Plaintiff initially conceded in his motion for summary judgment that “[Lawrence] at most had committed a minor crime and was resisting an arrest he believed was unlawful.” (Doc. 43 at 23). Plaintiff confirmed this position in his reply brief in support of his motion: “Defendant spends most of her brief arguing that Woodruff and Rhodes were justified in detaining and arresting Lawrence and justified in using the Taser on Lawrence, matters not disputed by plaintiff for the purposes of his motion.” (Doc. 52 at 1). Woodruff argues that her “request to see Lawrence's driver's license was lawful because he had just threatened to commit a crime, then sat behind the wheel of a car to drive away. Furthermore, probable cause existed to support his arrest for obstructing government operations, refusing a lawful order to present a driver's license, refusing a lawful order to back away, resisting arrest, disorderly conduct, harassment of a police officer, menacing, attempted assault of a police officer with a dangerous instrument and taking a police officer's weapon.” (Doc. 64 at 28). However, Plaintiff changed course in responding to Defendants' motion for summary judgment, newly arguing that “Woodruff's admonishment to Lawrence not to dump the dog and writing down his tag should have been the limit of her assertion of authority.” (Doc. 70 at 36).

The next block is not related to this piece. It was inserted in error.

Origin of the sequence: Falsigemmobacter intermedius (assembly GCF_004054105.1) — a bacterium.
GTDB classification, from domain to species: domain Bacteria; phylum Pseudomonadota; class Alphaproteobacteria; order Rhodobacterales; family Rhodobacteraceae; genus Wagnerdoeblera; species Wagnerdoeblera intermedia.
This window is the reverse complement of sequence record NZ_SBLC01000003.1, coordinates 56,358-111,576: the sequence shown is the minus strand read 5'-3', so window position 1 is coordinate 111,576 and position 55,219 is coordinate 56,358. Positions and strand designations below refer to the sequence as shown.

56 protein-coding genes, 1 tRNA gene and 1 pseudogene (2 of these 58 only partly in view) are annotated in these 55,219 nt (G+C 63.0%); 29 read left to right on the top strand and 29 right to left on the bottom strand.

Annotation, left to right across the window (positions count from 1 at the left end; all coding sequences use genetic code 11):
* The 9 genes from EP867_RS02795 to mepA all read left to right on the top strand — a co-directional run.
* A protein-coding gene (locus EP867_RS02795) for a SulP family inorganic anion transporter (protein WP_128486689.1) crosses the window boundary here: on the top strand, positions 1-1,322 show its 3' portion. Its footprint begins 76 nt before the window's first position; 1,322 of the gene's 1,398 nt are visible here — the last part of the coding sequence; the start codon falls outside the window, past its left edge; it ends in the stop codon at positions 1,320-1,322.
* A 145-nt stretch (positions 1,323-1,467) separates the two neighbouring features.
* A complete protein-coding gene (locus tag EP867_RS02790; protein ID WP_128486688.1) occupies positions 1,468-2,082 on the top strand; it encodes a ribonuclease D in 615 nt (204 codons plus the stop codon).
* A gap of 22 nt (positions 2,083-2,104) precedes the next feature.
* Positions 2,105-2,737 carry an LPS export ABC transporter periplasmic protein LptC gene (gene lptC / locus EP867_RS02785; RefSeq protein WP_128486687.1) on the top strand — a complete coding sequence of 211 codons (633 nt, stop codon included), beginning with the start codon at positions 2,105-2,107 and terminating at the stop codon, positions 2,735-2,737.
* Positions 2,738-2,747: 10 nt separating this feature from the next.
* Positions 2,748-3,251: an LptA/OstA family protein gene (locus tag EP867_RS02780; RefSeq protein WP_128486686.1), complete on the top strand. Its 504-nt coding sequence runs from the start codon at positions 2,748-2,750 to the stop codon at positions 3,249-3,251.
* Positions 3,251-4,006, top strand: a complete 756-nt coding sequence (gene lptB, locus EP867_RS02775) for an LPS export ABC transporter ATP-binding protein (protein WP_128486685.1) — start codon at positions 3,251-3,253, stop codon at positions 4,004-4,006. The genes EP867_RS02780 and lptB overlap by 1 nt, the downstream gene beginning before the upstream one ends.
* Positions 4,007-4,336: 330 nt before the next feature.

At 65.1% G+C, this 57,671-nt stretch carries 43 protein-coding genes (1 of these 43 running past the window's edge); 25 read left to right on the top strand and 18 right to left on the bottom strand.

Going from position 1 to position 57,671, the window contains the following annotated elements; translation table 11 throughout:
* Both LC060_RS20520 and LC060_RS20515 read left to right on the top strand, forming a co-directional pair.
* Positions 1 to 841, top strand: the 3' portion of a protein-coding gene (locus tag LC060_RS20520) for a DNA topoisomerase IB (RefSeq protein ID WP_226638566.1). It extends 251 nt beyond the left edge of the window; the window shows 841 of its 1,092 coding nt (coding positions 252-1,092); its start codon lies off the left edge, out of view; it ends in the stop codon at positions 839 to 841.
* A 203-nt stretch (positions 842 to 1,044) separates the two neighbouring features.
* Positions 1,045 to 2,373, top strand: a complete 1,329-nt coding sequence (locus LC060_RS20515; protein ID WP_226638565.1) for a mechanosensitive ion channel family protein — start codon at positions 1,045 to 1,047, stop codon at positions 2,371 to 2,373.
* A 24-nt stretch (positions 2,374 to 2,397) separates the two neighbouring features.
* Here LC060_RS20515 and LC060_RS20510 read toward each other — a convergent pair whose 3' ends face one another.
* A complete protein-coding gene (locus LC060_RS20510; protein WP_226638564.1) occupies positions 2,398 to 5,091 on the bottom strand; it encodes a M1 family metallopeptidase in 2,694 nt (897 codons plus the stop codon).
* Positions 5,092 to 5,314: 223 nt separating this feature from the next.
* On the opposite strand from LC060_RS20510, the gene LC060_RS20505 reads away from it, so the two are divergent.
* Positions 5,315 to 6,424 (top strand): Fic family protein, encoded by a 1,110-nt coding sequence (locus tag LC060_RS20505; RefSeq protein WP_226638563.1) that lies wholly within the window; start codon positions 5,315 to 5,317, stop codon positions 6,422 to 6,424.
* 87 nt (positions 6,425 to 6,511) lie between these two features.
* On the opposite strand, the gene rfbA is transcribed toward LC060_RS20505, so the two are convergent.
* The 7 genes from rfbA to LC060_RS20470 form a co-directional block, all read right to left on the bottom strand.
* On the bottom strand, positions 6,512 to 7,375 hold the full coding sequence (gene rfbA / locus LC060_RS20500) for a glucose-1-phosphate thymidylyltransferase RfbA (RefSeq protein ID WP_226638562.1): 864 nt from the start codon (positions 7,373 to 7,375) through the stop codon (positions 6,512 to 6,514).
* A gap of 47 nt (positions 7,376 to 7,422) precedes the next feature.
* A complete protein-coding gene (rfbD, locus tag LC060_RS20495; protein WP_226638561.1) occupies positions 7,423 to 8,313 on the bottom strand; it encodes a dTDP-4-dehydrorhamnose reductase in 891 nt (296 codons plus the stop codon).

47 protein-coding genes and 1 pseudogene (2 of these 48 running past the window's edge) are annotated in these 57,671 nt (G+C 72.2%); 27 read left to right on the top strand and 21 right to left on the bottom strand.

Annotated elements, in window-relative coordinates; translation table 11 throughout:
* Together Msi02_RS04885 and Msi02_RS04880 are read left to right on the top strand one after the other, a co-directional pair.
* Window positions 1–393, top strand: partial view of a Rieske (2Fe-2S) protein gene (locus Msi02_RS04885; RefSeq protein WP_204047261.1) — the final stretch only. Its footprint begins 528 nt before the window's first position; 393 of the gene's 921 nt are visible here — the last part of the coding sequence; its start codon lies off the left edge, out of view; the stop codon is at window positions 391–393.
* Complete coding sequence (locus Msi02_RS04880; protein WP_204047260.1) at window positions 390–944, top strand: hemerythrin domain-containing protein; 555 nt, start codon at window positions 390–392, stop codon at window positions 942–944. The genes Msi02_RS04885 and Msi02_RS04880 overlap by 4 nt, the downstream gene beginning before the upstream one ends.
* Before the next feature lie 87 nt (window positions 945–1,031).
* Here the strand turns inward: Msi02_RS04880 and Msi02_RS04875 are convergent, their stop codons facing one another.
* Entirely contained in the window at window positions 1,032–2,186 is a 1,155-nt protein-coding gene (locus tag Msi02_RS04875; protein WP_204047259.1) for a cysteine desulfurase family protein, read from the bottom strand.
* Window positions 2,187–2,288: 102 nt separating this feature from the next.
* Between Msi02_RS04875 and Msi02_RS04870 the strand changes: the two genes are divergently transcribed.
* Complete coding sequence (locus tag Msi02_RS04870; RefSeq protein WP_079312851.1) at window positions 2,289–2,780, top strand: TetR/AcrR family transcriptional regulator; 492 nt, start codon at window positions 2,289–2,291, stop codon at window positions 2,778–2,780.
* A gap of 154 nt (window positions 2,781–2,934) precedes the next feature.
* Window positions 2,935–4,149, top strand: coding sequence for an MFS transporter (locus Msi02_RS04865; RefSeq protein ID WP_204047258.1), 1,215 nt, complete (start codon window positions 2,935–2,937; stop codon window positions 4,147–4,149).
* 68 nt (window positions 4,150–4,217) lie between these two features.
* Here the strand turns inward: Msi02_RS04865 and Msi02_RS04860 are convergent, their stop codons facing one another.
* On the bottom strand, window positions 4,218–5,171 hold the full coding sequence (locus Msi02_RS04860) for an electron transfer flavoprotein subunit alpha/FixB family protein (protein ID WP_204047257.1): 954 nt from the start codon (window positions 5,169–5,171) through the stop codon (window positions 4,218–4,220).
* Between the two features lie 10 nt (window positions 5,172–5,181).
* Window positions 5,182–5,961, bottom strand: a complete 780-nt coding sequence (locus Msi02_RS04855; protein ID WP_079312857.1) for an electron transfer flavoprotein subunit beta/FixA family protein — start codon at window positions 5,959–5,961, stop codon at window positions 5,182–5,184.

Plaintiff appears to argue that Woodruff lacked reasonable suspicion to detain Lawrence after he exited the shelter. Plaintiff does not dispute that Lawrence threatened “to abandon the dog down the road” (Doc. 70 at 36) or that doing so would have been a criminal offense. See § 13A-11-14(a)(2), Ala. Code 1975 (“A person commits the crime of cruelty to animals if, except at otherwise authorized by law, he or she recklessly or with criminal negligence … subjects any animal in his or her custody to cruel neglect....”). Moreover, Plaintiff acknowledges that under Alabama law, Woodruff, as a law enforcement officer, was authorized to “stop any person abroad in a public place whom [s]he reasonably suspects is committing, has committed or is about to commit a felony or other public offense and may demand of him his name, address and an explanation of his actions.” § 15-5-30. Plaintiff argues, however, that “[a] threat to commit a crime in the future is far from being caught “about to commit” a crime.” (Doc. 70 at 36).